Services | Class Schedule | Staff

Methods | Locations | Videos | Blog

Partners | Contact

Contact us

Dogs Abroad

Author: Lindsay Rapp | Date: August 2, 2013

I have been traveling in Italy for the last month, and I found dogs to be very different there.

During my first day of walking around Rome, I was actually more in awe of the dog culture then the beauty of the city.

My boyfriend Andrew was probably sick of listening to me say “Oh my God, look at that dog!”

The first thing I noticed was their temperament. All of the dogs I saw in Italy were calm. I didn’t see any anxiety or any dog-to-dog reactivity when they passed each other on the street. They really didn’t care about anyone else other then their owners. Many dogs would willingly sit outside of a store waiting for their human to run an errand.  I tried to say hi to them, to see what their reaction would be, and they didn’t even look at me or wiggle their body due to excitement. They simply didn’t care!

The second thing I noticed was how many dogs were off leash. All of the owners had the leash in their hand, but the dogs would just follow them. No human prompting was needed to keep them near; it was as if they were on a leash. They all stopped and sat or laid down if their human were to start up a conversation with a friend. The humans were not stressed whatsoever! It didn’t even occur to them that their dog might run away.

As far as barking, I heard NO barking from pet dogs. The only dogs I heard bark were guard dogs. That was their job, and they were good at it.

The last thing that I noticed were the different breeds. The most prominent dog breeds were beagles, long-haired dachshunds and Cavalier King Charles. But many of the dogs were mutts, and all very cute.

So, why are the dogs in Italy so different than the dogs here in the States? I don’t have all the answers, and I am going to do some more research, but here is my guess. They don’t have dog parks or doggy daycares. The demand for dogs is not as large; therefore they are not over breeding. Another thing is life is just calmer over there. Calm humans, calm cities and calm dogs.

Why do you think foreign dogs are so different?



    1. Patty says:

      My cousin in France had a cute mutt that went with us everywhere while we traveled around. Boo Boo went with us to the beaches of Normandy, Mont St. Michel, all around La Havre and into all the restaurants where we ate. He’s sit under the table and waited for us to finish. He was off leash a lot and seemed to enjoy hanging out with his peeps.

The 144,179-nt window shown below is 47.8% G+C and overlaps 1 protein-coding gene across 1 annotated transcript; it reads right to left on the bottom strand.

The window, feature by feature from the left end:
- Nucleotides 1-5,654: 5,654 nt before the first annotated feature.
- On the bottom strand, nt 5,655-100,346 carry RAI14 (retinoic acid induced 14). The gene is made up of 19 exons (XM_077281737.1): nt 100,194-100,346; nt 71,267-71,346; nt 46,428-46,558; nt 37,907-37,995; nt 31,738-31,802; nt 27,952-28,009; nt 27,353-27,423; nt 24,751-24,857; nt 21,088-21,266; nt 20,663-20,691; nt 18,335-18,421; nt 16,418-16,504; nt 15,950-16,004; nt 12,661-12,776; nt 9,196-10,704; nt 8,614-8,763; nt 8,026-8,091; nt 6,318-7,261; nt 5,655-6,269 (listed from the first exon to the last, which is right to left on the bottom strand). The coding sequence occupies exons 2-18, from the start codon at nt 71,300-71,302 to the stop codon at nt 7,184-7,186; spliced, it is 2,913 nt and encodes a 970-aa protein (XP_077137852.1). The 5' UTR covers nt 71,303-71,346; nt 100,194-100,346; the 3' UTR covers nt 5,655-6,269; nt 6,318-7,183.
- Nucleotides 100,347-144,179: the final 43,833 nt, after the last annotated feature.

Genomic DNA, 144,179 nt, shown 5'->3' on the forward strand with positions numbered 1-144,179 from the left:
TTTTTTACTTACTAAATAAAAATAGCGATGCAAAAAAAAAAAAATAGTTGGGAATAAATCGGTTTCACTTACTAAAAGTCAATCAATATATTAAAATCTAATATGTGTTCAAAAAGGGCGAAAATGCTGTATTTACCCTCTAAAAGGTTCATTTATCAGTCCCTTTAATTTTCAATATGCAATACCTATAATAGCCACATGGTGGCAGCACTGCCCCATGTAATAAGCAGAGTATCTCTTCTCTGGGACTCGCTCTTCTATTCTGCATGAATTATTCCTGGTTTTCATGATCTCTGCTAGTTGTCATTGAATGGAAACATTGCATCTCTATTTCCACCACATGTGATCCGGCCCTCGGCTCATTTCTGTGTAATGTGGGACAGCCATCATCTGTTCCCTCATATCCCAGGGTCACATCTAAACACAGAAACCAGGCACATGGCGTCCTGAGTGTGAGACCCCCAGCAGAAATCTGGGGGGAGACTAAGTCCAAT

2. Andrea Miller says:


    3. andreamiller says:

      From Lindsay Rapp: Hi Patty! That is exactly what I am talking about! It is so nice that other people notice that too. 🙂 Thank you for sharing your experience here.

    4. Tiffany says:

      I had the same experience in Italy and Austria both in the city and country. The dogs were much, much calmer and behaved. It amazed me. In Austria, all dog owners are required by law to take a dog training class. The company/organization who does the training must be approved by the government. I give this a big thumbs-up. I did see a few dogs leash pulling and one idiotic owner who let his dog jump all over a stranger’s dogs, but it paled in comparison to what I’ve seen in the U.S. The dogs are also allowed in many public places and on public transportation. I’ve seen dogs surrounded by people on the subway and on a gondola, very laid-back and chill. Also saw a group of hunting dogs in a restaurant who just laid under the table while all the hunters ate – with the exception of one weimaraner who begged to eat their food. Most people get their dogs from breeders. In Austria, there are very few rescue organizations/shelters because they are not needed. They do not have over-population of pets. Of course, there are some rare cases where dogs are put to sleep for behavioral issues and biting.

    5. andreamiller says:

      From Lindsay Rapp:

      Hi Tiffany!

      I did not know that the
      governments got involved. Wow! I wish they had some input here in the
      states, and if dog training was mandatory, I think we would have
      different dogs on our hands. That is why here at AnimalSense we want
      everyone to start training with their dog as soon as they come into the home. Setting
      groundwork for good behavior right off the bat and creating consistency
      is key for having a well behaved dog.

      Thank you for bringing up some great points!

A great experience.

Brian K. | View Client Testimonials


© 2018 Paradise 4 Paws AS, LLC. All Rights Reserved.